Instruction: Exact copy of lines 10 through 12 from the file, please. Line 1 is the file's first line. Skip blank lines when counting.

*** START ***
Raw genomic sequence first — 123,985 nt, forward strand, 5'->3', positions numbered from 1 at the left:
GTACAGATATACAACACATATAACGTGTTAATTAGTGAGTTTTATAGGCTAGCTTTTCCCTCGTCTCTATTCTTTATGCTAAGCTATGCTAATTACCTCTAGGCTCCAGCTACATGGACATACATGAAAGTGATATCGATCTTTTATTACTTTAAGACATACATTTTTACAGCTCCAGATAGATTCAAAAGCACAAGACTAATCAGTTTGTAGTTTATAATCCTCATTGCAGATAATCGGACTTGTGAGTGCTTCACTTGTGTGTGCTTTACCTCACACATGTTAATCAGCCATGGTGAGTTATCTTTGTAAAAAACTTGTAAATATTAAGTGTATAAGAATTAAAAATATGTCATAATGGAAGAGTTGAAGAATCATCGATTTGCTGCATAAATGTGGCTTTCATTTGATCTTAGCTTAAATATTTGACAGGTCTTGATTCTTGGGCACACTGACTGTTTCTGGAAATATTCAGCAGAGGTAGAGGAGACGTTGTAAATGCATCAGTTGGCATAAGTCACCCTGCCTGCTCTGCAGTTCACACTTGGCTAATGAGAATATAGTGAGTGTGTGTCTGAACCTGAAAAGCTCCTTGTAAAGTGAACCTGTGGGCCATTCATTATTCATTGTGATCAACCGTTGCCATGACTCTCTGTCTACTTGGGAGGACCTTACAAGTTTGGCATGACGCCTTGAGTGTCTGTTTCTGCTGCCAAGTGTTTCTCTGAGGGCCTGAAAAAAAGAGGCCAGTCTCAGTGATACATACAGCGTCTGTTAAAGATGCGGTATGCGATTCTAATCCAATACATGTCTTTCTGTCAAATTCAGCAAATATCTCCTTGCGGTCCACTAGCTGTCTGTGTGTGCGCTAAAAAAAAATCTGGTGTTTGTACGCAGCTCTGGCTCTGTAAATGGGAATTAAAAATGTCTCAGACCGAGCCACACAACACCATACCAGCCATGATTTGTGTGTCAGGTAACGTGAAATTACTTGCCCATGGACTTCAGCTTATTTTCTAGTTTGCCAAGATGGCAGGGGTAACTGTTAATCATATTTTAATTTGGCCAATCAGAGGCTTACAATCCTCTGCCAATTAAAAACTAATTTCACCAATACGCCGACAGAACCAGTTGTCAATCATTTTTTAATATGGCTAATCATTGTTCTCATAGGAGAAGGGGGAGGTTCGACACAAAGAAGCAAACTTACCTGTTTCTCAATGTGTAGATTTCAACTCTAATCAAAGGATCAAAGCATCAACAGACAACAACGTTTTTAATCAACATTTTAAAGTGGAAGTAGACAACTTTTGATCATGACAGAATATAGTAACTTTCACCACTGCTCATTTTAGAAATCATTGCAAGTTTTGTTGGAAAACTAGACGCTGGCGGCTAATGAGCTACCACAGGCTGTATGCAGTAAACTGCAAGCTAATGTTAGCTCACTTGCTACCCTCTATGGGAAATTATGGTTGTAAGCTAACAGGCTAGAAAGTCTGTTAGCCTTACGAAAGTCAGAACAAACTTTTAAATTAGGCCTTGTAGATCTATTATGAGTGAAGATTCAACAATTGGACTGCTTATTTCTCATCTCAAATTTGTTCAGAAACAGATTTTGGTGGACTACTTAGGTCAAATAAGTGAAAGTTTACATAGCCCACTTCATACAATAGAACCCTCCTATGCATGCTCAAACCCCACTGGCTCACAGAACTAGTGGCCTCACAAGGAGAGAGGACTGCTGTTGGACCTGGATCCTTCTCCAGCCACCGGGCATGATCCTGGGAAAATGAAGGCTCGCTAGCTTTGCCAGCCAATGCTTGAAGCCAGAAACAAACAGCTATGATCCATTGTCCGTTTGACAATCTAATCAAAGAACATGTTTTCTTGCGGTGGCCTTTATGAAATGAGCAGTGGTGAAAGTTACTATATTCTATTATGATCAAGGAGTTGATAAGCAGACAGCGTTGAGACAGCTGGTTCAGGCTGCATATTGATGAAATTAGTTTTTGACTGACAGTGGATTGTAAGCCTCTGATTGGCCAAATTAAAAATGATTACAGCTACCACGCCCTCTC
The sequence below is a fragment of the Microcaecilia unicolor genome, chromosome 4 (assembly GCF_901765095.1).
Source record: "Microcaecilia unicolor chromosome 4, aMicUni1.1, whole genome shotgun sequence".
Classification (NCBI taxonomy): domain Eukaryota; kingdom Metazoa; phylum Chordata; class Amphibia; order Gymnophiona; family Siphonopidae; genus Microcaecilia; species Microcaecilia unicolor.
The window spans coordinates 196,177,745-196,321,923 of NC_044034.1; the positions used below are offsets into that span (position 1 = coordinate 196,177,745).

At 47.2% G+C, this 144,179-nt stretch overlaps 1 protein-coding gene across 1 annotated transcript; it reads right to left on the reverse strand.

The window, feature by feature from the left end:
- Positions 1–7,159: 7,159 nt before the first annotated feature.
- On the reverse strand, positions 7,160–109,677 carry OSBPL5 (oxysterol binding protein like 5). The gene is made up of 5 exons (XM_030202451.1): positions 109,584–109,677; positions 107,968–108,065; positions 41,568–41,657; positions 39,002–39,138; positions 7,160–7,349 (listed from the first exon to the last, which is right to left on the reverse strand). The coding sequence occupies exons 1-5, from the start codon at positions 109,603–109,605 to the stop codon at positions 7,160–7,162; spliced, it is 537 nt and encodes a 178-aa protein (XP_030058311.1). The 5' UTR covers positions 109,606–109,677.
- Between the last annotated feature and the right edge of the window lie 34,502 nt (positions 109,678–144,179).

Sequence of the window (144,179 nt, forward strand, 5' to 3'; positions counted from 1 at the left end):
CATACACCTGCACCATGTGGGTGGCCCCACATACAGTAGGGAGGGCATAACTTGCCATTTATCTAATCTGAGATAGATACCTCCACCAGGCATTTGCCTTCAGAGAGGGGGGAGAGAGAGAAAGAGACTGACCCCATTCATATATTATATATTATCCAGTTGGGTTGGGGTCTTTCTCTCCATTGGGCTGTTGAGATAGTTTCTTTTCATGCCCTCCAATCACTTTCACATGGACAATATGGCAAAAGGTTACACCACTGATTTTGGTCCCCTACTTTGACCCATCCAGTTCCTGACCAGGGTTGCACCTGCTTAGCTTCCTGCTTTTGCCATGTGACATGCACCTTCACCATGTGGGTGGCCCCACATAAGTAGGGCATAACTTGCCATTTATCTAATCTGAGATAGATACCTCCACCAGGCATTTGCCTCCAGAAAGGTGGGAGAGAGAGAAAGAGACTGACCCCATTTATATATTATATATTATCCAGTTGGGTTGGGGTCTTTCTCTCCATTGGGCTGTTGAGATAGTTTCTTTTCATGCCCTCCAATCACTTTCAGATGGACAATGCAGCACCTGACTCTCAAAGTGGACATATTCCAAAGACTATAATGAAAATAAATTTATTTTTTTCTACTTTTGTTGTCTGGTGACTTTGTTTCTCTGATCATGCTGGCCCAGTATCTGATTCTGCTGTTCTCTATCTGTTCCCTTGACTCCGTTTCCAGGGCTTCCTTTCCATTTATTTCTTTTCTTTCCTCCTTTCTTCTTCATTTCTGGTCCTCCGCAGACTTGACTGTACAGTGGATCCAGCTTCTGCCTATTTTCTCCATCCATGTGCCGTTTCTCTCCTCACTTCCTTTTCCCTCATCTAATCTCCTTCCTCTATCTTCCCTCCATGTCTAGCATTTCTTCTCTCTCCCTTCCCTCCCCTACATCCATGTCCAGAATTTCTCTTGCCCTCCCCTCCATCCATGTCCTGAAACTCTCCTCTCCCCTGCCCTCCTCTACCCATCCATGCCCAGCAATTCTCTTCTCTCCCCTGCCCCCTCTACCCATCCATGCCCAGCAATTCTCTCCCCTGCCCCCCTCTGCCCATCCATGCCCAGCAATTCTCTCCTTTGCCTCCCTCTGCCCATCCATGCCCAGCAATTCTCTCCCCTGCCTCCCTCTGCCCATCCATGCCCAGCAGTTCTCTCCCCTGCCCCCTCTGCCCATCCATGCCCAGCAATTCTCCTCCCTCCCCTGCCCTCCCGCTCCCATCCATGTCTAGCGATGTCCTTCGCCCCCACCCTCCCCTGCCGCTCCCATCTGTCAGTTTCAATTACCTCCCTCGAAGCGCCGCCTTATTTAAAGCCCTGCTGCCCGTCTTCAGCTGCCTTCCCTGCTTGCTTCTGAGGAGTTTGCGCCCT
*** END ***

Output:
- On the reverse strand, positions 7,160–109,677 carry OSBPL5 (oxysterol binding protein like 5). The gene is made up of 5 exons (XM_030202451.1): positions 109,584–109,677; positions 107,968–108,065; positions 41,568–41,657; positions 39,002–39,138; positions 7,160–7,349 (listed from the first exon to the last, which is right to left on the reverse strand). The coding sequence occupies exons 1-5, from the start codon at positions 109,603–109,605 to the stop codon at positions 7,160–7,162; spliced, it is 537 nt and encodes a 178-aa protein (XP_030058311.1). The 5' UTR covers positions 109,606–109,677.
- Between the last annotated feature and the right edge of the window lie 34,502 nt (positions 109,678–144,179).

Sequence of the window (144,179 nt, forward strand, 5' to 3'; positions counted from 1 at the left end):